Residual connections

Deeper networks perform better, likely because they can define functions containing a large number of complex polygonal regions. As model complexity grows, we expect better performance (due to overparameterization) but it’s only true as long as the training is effective. For sequential deep networks, we cannot fit a model to the training set, which implies that the problem lays in training them, so back-propagating the gradient.

The gradients define the direction of progress for infinitesimal parameter changes, but optimization algorithms use a finite step size. As a result, the pre-update gradients are applied at a new position dictated by updates from preceding layers. When these gradients at different positions become uncorrelated, there is no progress. This issue, known as the shattered gradients problem [1], particularly affects deep sequential networks, where the correlation of gradients is close to zero, regardless of the step size.

Residual connections help to mitigate the shattered gradients problem by branching the computational path,

\[\begin{align*} \v h_1 &= \v x + \f_1[\v x, \v \phi_1] \\ \v h_2 &= \v h_1 + \f_2[\v h_1, \v \phi_2] \\ \v h_3 &= \v h_2 + \f_3[\v h_2, \v \phi_3] \\ \v y &= \v h_3 + \f_4[\v h_3, \v \phi_4] \end{align*}\]

Each addictive combination of the input and the processed output is a residual block. By substituting,

\[\begin{align*} \v y = \v x &+ \f_1[\v x] \\ &+ \f_2[\v x + \f_1[\v x]] \\ &+ \f_3[\v x + \f_1[\v x] + \f_2[\v x + \f_1[\v x]]] \\ &+ \f_4[\v x + \f_1[\v x] + \f_2[\v x + \f_1[\v x]] + \f_3[\v x + \f_1[\v x] + \f_2[\v x + \f_1[\v x]]]] \end{align*}\]

A network with residual connections becomes an ensemble of smaller networks [1] where the gradient can flow through shorter paths. For example, the Jacobian of $\v y$ with respect to $\f_1$ is:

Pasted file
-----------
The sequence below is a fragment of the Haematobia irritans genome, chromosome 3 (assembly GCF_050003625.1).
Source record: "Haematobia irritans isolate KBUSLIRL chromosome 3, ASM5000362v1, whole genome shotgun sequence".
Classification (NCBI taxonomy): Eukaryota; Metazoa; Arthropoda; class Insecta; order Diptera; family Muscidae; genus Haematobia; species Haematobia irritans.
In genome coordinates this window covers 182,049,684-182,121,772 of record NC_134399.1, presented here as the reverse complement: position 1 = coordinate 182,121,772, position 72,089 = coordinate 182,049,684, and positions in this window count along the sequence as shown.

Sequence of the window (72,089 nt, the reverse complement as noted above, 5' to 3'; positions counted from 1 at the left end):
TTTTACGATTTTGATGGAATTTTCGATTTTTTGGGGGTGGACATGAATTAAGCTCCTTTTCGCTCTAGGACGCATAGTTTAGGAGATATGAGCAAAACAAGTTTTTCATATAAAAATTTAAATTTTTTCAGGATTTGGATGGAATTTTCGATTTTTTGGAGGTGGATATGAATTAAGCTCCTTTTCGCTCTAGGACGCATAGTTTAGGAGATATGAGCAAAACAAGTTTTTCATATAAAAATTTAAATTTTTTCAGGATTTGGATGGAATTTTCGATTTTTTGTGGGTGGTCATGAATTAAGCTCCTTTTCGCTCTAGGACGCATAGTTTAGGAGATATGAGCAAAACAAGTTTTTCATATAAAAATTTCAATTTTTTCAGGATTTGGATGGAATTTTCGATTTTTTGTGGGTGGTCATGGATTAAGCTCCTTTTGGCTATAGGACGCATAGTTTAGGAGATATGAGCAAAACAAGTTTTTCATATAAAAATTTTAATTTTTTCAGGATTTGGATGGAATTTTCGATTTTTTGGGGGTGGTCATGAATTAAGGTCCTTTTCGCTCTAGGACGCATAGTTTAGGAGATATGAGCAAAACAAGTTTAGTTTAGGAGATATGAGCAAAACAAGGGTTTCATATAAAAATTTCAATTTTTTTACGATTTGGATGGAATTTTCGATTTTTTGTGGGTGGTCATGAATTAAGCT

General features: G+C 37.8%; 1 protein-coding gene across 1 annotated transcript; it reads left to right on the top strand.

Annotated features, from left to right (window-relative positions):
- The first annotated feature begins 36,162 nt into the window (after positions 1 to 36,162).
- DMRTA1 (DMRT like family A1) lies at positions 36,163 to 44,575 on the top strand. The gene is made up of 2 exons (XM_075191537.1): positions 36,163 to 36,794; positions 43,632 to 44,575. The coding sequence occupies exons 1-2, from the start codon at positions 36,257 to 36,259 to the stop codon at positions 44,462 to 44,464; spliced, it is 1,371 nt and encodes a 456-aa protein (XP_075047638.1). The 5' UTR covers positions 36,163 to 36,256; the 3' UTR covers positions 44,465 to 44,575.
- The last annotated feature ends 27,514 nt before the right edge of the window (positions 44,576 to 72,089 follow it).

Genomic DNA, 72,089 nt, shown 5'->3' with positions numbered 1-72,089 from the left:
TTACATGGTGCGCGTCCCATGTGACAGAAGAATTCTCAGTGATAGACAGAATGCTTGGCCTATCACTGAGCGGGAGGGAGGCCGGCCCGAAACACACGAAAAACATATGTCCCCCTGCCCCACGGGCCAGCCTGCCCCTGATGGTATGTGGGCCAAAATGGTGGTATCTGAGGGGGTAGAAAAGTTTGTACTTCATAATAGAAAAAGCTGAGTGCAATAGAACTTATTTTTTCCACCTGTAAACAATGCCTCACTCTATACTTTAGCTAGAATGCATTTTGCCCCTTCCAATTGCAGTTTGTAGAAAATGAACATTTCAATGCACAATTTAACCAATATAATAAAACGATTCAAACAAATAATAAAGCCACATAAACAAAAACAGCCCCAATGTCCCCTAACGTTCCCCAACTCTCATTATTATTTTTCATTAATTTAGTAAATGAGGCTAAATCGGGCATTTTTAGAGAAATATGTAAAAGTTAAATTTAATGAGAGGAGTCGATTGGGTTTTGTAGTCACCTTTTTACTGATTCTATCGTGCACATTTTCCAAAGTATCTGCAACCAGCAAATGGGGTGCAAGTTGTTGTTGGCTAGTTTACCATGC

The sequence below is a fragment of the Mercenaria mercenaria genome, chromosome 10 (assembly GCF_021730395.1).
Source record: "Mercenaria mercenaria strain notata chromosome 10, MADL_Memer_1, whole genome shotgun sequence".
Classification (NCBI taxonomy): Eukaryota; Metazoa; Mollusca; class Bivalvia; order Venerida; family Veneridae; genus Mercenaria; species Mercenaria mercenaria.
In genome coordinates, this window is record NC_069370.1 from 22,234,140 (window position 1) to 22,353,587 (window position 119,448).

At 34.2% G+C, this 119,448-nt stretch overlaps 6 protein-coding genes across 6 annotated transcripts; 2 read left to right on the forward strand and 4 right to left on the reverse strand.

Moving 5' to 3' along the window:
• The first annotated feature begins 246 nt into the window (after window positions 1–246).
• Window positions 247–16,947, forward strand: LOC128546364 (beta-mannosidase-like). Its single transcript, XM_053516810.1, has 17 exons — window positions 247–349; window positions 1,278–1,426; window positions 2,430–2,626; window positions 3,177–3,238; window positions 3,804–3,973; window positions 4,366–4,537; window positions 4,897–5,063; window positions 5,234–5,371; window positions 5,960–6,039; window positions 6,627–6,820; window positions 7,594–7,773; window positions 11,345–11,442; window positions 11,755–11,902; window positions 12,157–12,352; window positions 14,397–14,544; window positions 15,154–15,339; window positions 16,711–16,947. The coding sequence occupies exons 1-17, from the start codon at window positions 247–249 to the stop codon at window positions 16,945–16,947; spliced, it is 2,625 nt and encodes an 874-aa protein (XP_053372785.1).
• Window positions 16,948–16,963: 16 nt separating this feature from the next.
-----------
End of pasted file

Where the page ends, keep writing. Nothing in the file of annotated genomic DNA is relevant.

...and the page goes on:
\[\frac{\partial \v y}{\partial \f_1} = \v I + \frac{\partial \f_2}{\partial \f_1} + \left( \frac{\partial \f_3}{\partial \f_1} + \frac{\partial \f_3}{\partial \f_2}\frac{\partial \f_2}{\partial \f_1} \right) + \left( \frac{\partial \f_4}{\partial \f_1} + \frac{\partial \f_4}{\partial \f_2} \frac{\partial \f_2}{\partial \f_1} + \frac{\partial \f_4}{\partial \f_3} \frac{\partial \f_3}{\partial \f_1} + \frac{\partial \f_4}{\partial \f_3} \frac{\partial \f_3}{\partial \f_2} \frac{\partial \f_2}{\partial \f_1} \right)\]

The residual block typically contains multiple layers and often begins and ends with a linear transformation. Starting with a $\text{ReLU}$ activation, the block processes only nonnegative part of the input vector, which could potentially limit access to information. Ending with a $\text{ReLU}$ activation, all block outputs remain non-negative, narrowing the range of inputs. This restricts the amount of information that can be passed through a network. Classic residual architectures are ResNet, DenseNet and U-Net [1, 2, 3].